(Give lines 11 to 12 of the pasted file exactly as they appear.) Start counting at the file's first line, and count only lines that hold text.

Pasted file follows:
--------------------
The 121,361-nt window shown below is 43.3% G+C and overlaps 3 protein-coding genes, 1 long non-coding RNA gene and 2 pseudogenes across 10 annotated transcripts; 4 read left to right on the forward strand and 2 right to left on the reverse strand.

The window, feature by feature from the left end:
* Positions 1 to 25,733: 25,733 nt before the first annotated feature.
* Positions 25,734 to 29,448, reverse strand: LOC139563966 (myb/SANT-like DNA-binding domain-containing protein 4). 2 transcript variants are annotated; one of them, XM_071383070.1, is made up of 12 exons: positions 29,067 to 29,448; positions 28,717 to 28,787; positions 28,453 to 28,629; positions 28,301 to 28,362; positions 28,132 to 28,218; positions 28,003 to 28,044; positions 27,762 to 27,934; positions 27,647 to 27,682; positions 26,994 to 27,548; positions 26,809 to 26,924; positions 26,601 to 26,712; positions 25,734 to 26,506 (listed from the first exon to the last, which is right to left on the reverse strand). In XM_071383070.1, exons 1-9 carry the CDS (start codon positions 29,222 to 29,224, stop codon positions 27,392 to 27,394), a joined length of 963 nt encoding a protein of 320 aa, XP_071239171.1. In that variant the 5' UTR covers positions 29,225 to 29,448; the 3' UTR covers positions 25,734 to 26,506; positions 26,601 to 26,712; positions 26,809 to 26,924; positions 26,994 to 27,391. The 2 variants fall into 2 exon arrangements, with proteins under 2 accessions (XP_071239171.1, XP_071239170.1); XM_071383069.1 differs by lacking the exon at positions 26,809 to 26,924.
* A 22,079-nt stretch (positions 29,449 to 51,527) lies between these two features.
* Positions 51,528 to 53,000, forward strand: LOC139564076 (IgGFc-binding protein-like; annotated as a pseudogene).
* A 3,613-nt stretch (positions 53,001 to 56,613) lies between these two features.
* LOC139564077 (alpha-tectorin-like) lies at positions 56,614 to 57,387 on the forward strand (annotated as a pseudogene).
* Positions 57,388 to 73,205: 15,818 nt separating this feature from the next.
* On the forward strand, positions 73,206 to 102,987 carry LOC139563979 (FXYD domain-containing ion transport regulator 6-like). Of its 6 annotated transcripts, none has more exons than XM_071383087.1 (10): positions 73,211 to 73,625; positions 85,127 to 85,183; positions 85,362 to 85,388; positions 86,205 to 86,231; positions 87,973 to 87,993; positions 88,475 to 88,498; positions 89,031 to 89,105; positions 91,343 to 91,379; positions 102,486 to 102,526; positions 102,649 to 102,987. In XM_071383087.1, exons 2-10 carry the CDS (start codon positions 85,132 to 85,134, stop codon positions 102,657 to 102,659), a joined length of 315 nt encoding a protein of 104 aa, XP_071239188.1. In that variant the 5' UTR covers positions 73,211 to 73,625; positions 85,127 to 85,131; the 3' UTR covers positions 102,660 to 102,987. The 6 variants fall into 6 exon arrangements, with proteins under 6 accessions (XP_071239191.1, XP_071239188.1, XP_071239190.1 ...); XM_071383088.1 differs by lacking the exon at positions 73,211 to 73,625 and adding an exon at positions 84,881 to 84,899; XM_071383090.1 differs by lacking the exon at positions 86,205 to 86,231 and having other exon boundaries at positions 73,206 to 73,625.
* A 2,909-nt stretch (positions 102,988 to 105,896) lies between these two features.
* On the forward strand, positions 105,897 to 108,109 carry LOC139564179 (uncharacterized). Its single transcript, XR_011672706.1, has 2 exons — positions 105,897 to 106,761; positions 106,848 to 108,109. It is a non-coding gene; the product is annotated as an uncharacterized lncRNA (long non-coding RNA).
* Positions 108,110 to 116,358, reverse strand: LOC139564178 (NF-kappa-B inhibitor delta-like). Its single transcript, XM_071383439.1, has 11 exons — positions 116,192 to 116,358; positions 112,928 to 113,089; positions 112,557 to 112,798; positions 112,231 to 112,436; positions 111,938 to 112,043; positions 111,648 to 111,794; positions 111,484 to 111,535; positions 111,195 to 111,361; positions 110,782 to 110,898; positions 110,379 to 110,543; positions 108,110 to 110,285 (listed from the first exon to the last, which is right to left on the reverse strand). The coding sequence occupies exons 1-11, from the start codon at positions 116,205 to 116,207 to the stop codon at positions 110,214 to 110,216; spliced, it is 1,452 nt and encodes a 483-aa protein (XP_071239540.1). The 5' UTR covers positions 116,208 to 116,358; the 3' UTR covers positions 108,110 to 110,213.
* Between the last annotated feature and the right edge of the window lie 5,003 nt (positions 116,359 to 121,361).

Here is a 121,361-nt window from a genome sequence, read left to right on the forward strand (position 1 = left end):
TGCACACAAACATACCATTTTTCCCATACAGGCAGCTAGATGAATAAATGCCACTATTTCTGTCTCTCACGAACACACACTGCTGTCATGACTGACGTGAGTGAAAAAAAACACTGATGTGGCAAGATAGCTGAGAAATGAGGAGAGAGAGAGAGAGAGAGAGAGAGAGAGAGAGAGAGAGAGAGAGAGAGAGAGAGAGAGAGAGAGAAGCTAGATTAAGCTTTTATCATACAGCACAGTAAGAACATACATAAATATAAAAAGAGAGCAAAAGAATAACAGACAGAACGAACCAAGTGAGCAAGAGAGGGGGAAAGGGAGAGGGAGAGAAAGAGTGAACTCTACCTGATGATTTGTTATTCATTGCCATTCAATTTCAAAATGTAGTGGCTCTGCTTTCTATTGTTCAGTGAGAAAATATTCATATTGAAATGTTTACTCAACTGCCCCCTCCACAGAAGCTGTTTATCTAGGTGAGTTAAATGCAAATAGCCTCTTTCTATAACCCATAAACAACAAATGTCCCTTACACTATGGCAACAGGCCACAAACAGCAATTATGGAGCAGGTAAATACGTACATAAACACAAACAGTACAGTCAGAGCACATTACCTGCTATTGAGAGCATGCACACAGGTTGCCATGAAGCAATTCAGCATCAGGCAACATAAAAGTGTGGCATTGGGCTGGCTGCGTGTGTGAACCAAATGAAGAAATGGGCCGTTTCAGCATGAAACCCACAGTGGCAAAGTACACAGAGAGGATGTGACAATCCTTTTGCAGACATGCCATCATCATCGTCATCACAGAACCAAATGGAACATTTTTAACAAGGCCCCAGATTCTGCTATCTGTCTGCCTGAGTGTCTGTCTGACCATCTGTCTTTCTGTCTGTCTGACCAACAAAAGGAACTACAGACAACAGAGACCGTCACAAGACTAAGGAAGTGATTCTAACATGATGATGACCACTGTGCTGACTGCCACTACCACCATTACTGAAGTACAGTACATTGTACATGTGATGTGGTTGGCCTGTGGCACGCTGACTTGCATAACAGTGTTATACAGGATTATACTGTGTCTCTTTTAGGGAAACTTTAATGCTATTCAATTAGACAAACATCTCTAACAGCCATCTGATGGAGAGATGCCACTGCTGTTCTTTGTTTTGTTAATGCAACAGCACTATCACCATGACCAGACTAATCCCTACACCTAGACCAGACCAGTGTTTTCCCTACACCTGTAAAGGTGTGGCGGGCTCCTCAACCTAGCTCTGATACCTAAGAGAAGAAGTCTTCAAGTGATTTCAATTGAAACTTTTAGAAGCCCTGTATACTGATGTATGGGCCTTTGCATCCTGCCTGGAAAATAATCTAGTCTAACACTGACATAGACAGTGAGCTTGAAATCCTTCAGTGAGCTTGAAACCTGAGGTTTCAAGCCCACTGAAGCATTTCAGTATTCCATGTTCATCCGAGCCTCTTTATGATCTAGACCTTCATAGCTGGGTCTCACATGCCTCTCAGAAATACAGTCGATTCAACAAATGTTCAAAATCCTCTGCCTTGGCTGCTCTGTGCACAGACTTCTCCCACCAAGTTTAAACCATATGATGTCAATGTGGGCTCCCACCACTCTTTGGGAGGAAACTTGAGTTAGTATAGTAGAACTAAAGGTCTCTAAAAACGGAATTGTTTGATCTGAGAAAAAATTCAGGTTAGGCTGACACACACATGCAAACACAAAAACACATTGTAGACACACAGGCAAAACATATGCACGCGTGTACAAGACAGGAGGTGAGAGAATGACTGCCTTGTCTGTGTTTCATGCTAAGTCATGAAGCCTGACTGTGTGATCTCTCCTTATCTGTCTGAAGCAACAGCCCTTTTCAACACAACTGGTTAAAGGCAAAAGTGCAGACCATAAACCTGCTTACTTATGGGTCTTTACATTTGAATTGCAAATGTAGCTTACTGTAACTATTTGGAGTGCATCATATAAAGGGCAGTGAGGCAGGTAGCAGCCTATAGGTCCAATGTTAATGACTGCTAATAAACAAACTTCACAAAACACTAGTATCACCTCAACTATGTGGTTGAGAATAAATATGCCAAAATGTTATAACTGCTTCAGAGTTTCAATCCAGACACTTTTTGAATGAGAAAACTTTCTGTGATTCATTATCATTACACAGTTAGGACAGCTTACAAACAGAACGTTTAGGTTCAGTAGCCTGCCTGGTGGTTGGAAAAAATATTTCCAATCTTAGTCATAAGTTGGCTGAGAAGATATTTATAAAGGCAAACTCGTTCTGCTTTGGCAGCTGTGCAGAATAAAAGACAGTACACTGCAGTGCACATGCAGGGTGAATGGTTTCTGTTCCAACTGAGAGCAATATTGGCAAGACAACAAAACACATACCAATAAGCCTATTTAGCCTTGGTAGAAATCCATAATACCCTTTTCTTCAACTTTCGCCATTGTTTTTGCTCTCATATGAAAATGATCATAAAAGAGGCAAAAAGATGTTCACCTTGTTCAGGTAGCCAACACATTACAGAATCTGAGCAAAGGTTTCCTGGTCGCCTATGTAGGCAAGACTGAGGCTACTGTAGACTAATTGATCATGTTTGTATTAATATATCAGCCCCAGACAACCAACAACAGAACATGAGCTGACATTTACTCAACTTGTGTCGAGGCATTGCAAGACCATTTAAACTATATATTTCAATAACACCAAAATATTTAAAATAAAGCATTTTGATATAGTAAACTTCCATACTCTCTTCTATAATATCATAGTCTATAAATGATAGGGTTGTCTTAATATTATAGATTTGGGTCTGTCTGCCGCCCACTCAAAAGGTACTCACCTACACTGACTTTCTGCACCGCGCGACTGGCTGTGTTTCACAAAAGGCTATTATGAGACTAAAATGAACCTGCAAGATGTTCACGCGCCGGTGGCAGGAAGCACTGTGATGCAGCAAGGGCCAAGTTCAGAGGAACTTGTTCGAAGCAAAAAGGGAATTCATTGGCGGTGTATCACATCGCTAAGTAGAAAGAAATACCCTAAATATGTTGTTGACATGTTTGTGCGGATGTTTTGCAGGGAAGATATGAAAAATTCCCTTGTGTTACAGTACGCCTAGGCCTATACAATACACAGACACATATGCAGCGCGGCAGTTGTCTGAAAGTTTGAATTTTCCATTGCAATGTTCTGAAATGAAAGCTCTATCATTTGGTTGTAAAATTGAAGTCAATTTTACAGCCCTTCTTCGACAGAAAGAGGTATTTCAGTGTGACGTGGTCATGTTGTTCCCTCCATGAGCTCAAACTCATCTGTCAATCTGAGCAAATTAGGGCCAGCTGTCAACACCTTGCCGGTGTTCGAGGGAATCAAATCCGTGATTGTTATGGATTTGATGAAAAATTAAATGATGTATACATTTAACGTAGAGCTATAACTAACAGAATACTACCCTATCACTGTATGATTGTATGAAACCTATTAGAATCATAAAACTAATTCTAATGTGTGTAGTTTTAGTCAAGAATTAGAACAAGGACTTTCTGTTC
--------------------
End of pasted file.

* A 2,909-nt stretch (positions 102,988 to 105,896) lies between these two features.
* On the forward strand, positions 105,897 to 108,109 carry LOC139564179 (uncharacterized). Its single transcript, XR_011672706.1, has 2 exons — positions 105,897 to 106,761; positions 106,848 to 108,109. It is a non-coding gene; the product is annotated as an uncharacterized lncRNA (long non-coding RNA).